Editore"s Note
Tilting at Windmills

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February 20, 2005
By: Kevin Drum

WOMEN'S OPINIONS....Not to get too obsessed by the whole Estrich-Kinsley thing, but so far no one has attempted any kind of real answer to Estrich's question: why are op-ed pages so completely dominated by men?

I suppose the obvious response is that it's for the same reason that practically every other elite profession is dominated by men: we still live in a male-dominated society and probably will for at least another century. But that's a boring answer, and in any case op-ed pages seem to be worse offenders than even the celebrated areas of high-powered math and science. Can we say more?

For starters, it doesn't appear to be primarily the fault of journalistic gatekeepers, as it is in some other professions. The New York Times has a female editorial page editor, and so did the LA Times until Kinsely took over. That didn't stop their op-ed pages from being heavily male dominated. What's more, the news pages of major newspapers have plenty of female reporters.

The political blogosphere provides another clue. Although its geeky Usenet roots were (and are) testosterone laden affairs, there are still no formal barriers to entry here, no old boys club in the usual meaning of the word. Yet if you take a look at the Blogosphere Ecosystem, which for all its faults is probably the closest thing we have to a consensus measure of popularity for political blogs, you will find exactly three women in the top 30: Michelle Malkin, La Shawn Barber, and Michele Catalano. (There are a few group blogs in the top 30, but those are very heavily male dominated too.)

That's a grand total of 10% of the most popular political blogs. And to gaze even more deeply into our collective navel, that 10% is 100% conservative. On the liberal side, Wonkette weighs in at #33 and TalkLeft at #48 and that's it for liberal women in the top 100, unless I've missed someone.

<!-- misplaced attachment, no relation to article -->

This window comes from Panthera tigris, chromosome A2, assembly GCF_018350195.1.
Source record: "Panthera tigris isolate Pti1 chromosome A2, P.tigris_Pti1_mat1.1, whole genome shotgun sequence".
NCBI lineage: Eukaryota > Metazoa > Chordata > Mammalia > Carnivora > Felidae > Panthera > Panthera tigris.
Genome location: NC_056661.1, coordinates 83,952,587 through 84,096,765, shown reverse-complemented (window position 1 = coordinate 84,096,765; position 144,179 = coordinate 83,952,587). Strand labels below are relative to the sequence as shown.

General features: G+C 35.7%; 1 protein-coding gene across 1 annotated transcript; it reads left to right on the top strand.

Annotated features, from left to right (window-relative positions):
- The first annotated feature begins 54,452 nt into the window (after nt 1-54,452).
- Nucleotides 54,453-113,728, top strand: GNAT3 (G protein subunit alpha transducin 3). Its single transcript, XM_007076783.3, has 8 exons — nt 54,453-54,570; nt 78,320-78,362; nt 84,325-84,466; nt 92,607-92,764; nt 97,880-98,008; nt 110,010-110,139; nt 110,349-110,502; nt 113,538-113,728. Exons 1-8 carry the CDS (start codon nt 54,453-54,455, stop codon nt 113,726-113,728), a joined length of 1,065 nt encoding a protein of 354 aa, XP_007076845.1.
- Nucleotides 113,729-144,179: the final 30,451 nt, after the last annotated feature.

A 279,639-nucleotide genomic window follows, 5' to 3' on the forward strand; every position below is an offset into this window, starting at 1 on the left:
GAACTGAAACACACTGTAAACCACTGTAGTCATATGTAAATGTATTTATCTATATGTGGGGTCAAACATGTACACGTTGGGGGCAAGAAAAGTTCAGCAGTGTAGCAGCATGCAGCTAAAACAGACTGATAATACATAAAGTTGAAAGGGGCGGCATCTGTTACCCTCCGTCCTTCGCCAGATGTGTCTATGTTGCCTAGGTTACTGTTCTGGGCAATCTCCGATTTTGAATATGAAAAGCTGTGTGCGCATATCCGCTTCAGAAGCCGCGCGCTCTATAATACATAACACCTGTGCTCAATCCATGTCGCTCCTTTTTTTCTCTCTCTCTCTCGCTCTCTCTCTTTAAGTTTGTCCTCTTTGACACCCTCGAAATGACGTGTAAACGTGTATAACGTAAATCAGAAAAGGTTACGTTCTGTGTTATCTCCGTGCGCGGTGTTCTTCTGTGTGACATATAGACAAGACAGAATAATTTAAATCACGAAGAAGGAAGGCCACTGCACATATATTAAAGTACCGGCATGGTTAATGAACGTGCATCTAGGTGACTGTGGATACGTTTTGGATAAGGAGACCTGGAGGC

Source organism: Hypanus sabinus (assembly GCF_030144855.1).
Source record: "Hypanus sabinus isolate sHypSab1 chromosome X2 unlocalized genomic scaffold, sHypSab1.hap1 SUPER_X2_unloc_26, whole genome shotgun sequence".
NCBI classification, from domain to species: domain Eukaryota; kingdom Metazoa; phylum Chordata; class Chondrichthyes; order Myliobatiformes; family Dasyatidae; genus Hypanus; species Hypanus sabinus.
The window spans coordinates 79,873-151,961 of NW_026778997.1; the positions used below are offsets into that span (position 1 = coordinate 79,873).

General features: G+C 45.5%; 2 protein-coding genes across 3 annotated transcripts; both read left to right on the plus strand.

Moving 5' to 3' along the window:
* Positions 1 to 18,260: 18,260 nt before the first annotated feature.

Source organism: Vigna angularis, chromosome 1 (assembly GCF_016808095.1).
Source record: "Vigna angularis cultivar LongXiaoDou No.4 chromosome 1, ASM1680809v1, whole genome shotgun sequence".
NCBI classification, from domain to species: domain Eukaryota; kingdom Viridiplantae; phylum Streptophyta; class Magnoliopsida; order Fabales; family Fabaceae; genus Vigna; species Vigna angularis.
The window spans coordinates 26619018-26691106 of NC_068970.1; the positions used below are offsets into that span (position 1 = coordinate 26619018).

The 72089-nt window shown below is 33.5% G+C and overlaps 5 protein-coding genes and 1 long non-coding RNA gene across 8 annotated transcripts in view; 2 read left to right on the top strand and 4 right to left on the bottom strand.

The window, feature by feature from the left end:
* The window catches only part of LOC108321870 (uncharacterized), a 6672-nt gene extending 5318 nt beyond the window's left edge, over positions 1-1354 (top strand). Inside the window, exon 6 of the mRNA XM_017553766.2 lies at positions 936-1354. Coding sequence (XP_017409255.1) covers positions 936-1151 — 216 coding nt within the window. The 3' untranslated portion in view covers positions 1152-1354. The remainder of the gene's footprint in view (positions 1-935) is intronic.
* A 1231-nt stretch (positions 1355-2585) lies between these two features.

So what's up? There aren't any institutional barriers in the traditional sense of the word, which means either (a) there are fewer female political bloggers and thus fewer in the top 30, or (b) there are plenty of women who blog about politics but they don't get a lot of traffic or links from high-traffic male bloggers.

My guess is that it's a bit of both, and the proximate reason is that men are more comfortable with the food fight nature of opinion writing both writing it and reading it. Since I don't wish to suffer the fate of Larry Summers I'll refrain from speculating on deep causes it might be social, cultural, genetic, or Martian mind rays for all I know but I imagine that the fundamental viciousness and self aggrandizement inherent in opinion writing turns off a lot of women.

Which begs another question: does this mean that women need to change if they want to enter the fray, or does it mean that the fray needs to change in order to attract more women? As usual, probably some of both. Unfortunately, the blogosphere, which ought to be an ideal training ground for finding new voices in nontraditional places, is far more vitriolic than any op-ed page in the country, even the Wall Street Journal's, and therefore probably turns off women far more than it attracts them.

I wish I had some answers for this, but nothing springs immediately to mind. So even though comment threads make blogs look like models of warmth and acceptance, I guess that's where the conversation will have to continue. Try to keep it civil, OK?

UPDATE: Links added. Click on La Shawn's link and see pictures of her with conservative stars of print and pixel!

UPDATE 2: Yep, I missed someone: Michele Catalano is also in the top 30. She's been added and percentages recalculated.

Kevin Drum 3:16 PM Permalink | Trackbacks

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